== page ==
Women start their careers with more ambition than men do, but they lose their confidence within their first years in the workplace. That’s the conclusion of a Bain & Co. study that compared employees with minimal work experience with more tenured workers. The study posed two simple questions:
--Do you aspire to top management within a large company?
--Do you have confidence you can reach top management?
The study found that, within two years of starting out in the workplace, the percentage of women who aspire to reach top management plummeted by about 60 percent. At the same time, their confidence dropped by more than 50 percent.
The study points to many factors that might lead to this erosion in ambition and confidence, including a lack of role models and career support from supervisors as well as the perception that senior leaders sacrifice a great deal personally to meet organizational demands but does not have a definitive explanation for why this gap exists.
The issues at play are myriad and complex; moreover, they extend beyond merely improving the percentage of women at the top, since there’s reason to believe that even those who make it there may struggle with confidence -- a University of Texas study recently showed that by the time women do reach the most senior levels, they typically exhibit symptoms of depression and have worse mental health than lower-level female employees.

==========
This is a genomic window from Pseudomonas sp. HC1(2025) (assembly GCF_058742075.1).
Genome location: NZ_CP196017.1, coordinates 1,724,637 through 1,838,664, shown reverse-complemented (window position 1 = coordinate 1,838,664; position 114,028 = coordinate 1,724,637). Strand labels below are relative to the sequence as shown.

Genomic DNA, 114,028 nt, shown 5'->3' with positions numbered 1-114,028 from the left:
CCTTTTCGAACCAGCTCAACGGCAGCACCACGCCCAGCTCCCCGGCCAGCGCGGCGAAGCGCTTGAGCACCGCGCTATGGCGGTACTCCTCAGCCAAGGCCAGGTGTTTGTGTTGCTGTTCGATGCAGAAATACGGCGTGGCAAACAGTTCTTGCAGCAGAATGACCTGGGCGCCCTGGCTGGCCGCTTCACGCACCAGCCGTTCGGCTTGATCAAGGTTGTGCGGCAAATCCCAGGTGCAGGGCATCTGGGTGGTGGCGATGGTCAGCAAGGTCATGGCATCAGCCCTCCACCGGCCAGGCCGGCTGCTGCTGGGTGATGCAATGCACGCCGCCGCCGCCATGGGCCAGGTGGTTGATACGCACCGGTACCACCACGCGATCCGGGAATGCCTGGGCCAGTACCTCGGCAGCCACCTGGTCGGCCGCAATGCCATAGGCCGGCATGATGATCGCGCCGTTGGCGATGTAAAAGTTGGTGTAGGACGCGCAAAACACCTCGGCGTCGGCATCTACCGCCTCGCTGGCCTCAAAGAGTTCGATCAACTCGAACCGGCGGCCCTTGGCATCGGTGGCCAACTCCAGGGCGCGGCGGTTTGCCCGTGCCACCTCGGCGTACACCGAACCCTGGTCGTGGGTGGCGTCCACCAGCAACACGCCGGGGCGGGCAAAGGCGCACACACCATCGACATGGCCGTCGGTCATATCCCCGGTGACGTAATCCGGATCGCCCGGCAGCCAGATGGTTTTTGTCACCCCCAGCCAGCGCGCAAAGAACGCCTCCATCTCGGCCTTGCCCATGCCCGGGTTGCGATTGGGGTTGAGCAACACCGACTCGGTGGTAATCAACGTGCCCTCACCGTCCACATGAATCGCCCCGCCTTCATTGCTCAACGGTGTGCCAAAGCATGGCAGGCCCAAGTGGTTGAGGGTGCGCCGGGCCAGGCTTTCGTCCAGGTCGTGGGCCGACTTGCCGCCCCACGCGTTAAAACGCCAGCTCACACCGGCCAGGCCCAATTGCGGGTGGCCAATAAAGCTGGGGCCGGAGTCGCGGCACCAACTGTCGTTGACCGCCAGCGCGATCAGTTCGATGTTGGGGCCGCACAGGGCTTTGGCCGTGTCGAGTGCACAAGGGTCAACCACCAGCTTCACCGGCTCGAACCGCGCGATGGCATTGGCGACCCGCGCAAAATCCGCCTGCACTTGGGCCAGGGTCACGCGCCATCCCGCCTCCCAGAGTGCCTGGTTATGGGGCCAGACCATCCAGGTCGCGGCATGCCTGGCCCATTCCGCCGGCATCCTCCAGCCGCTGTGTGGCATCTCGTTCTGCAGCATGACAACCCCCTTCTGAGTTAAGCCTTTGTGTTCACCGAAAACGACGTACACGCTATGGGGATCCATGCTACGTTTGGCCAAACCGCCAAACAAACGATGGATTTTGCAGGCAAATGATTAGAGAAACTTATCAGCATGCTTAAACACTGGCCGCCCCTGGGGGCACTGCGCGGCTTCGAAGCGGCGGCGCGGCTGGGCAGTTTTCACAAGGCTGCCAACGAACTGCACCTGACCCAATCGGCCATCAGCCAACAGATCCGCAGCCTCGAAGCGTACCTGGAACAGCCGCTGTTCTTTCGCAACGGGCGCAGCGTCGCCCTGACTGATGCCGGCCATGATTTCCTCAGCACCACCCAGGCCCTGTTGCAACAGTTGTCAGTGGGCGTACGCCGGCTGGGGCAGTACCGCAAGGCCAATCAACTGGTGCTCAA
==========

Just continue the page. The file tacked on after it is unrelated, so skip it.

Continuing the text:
Understanding why this confidence gap might exist would seem to be critical to talent management efforts moving forward. After all, such gender disparities have implications for how HR professionals design and implement leadership development programs, compensation systems and strategic workforce plans.
As an HR professional at the center of your organization’s talent management efforts, do you notice a gender confidence gap? If so, does it impact your organization’s ability to retain and promote women? And if not, what do you think your organization is doing to avoid this challenge and how might other organizations learn from your experience?
For the full Trend Watch article on this topic go to http://www.shrm.org/publications/hrmagazine/editorialcontent/2015/070815/pages/default.aspx
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